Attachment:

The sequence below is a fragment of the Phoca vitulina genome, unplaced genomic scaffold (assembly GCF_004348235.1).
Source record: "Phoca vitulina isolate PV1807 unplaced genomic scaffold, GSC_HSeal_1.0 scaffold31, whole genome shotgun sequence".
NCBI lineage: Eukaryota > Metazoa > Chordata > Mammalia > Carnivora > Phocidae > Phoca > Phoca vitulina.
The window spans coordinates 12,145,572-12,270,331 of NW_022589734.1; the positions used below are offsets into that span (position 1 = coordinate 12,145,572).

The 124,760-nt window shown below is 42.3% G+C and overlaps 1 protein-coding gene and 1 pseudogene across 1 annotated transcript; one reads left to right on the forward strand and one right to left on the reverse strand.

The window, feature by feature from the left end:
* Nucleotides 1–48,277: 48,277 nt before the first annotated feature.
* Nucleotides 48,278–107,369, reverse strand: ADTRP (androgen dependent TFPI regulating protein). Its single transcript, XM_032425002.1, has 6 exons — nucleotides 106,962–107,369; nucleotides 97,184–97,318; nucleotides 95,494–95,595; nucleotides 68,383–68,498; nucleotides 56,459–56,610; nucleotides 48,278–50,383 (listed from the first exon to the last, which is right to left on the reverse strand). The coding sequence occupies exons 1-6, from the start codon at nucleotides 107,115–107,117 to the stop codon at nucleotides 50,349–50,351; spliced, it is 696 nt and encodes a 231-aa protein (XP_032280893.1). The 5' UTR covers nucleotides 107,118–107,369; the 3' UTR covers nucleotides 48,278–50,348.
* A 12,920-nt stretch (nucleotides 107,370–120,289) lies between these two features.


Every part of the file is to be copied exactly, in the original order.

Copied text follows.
The sequence below is a fragment of the Phoca vitulina genome, unplaced genomic scaffold (assembly GCF_004348235.1).
Source record: "Phoca vitulina isolate PV1807 unplaced genomic scaffold, GSC_HSeal_1.0 scaffold31, whole genome shotgun sequence".
NCBI lineage: Eukaryota > Metazoa > Chordata > Mammalia > Carnivora > Phocidae > Phoca > Phoca vitulina.
The window spans coordinates 12,145,572-12,270,331 of NW_022589734.1; the positions used below are offsets into that span (position 1 = coordinate 12,145,572).

The 124,760-nt window shown below is 42.3% G+C and overlaps 1 protein-coding gene and 1 pseudogene across 1 annotated transcript; one reads left to right on the forward strand and one right to left on the reverse strand.

The window, feature by feature from the left end:
* Nucleotides 1–48,277: 48,277 nt before the first annotated feature.
* Nucleotides 48,278–107,369, reverse strand: ADTRP (androgen dependent TFPI regulating protein). Its single transcript, XM_032425002.1, has 6 exons — nucleotides 106,962–107,369; nucleotides 97,184–97,318; nucleotides 95,494–95,595; nucleotides 68,383–68,498; nucleotides 56,459–56,610; nucleotides 48,278–50,383 (listed from the first exon to the last, which is right to left on the reverse strand). The coding sequence occupies exons 1-6, from the start codon at nucleotides 107,115–107,117 to the stop codon at nucleotides 50,349–50,351; spliced, it is 696 nt and encodes a 231-aa protein (XP_032280893.1). The 5' UTR covers nucleotides 107,118–107,369; the 3' UTR covers nucleotides 48,278–50,348.
* A 12,920-nt stretch (nucleotides 107,370–120,289) lies between these two features.